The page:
49ers coach Kyle Shanahan has met with his players by position group, from the skill players to the offensive line, from the defensive line to the defensive backs, to create an open dialogue about both the blatant and underlying systemic racism in American society exposed by yet another act of police brutality against an African American.
Shanahan also met with a veteran group to discuss the issue and help decide what the 49ers can do to create positive change.
“We’re going to do a lot,” Shanahan said Thursday in a video conference with reporters. “There’s nothing specific yet, but our guys are working hard on it.”
George Floyd’s death while in police custody, after a white Minneapolis police officer pressed a knee against his neck for nearly nine minutes, has sparked outrage and social unrest in American society and the international community as a whole.
It has also heightened and broadened the desire to prevent such acts in the future and eliminate this American plague for good.
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Shanahan and his 49ers players believe they have found a place where they can help, by addressing an impressionable group that often views them as role models.
“We talk about that a lot, and what I hear the most from the players, which I believe in a ton, too, is what we can do for the youth and setting examples,” Shanahan said. “If all kids could watch our players interacting with each other, that’s how all people should interact with each other.”
Shanahan’s the son of a coach and is grateful to be someone who moved around a lot and interacted with a diverse football community, an experience that made him comfortable around people of all backgrounds. He believes that experience could benefit everyone and make communities more tolerant.
“I feel very fortunate that I have been around these situations because I’ve been in a football locker room since I was born,” Shanahan said. “You’re around everybody and it makes it comfortable, and the stuff people are born with and around [as a child] doesn’t leave.”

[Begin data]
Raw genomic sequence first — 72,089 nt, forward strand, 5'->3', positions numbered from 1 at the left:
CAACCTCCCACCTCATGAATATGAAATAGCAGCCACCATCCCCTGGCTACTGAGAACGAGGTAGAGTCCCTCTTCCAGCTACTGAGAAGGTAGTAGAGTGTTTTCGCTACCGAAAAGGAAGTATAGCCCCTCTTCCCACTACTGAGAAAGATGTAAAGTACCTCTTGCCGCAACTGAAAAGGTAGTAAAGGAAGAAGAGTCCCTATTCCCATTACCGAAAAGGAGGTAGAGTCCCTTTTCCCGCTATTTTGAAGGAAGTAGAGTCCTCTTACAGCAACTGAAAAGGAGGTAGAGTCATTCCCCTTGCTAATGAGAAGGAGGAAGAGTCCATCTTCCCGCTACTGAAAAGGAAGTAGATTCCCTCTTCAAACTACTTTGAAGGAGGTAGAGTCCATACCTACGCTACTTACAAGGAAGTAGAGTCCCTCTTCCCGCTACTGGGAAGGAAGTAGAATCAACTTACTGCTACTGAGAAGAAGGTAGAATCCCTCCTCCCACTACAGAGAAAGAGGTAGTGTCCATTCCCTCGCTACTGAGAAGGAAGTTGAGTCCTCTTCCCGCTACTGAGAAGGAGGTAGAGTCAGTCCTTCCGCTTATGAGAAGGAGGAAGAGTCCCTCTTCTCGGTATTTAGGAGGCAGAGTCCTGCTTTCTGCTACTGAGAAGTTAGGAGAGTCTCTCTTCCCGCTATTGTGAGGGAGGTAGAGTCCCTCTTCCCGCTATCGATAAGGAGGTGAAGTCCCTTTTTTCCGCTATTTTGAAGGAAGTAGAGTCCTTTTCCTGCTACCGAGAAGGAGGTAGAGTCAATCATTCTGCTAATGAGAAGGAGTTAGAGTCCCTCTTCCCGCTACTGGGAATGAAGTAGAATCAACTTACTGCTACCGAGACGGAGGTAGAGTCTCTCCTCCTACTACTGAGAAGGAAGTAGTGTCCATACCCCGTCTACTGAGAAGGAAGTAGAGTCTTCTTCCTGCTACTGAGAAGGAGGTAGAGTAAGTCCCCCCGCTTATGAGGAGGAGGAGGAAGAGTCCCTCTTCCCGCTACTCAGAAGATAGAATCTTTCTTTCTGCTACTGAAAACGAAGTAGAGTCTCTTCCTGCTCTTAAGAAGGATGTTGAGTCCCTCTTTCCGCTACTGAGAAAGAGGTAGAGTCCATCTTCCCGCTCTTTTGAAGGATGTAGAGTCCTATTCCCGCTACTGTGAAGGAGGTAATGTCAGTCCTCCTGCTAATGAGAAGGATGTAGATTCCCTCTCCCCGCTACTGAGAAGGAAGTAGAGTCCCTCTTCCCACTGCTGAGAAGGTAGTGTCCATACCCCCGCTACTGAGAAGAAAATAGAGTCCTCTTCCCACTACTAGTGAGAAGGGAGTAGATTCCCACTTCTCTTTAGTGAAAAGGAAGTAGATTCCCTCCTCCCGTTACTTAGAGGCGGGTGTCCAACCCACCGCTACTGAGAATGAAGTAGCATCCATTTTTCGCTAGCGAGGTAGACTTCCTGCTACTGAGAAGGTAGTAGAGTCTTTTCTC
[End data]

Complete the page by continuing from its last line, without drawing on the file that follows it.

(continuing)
He wants his children to continue growing up in that environment. He hopes the 49ers can set a proper example for people young and older and help stop the racism passed down from one generation to the next.
“That’s the stuff we have to keep doing,” Shanahan said. “Well, how do we do that? You have to vote. You have to change all that stuff, which takes time. That may be the most important thing. How can we educate people on that? How can we make a difference? That’s something our players are looking into. Everybody wants to put money in the right spot, but you don’t want to just throw money around because people have thrown a lot of money at this stuff over the last 20 years and no one sees a ton of progress. There definitely isn’t enough, not until this type of stuff never happens.”
The 49ers don’t plan on just one action or only leadership by example. Instead, it will be a prolonged, thought-out effort to make a difference in this defining social issue.
“I know that our players are so passionate, black guys and white guys, about trying to fix this,” Shanahan said. “We know it’s not an easy answer. It’s the whole country admitting what is wrong. It isn’t debatable. We need to come out from being sheltered or ignorant or whatever it is. Whoever those people are, kids need to help their parents and the parents need to help their parents. We all need to speak about it and do [something about it].”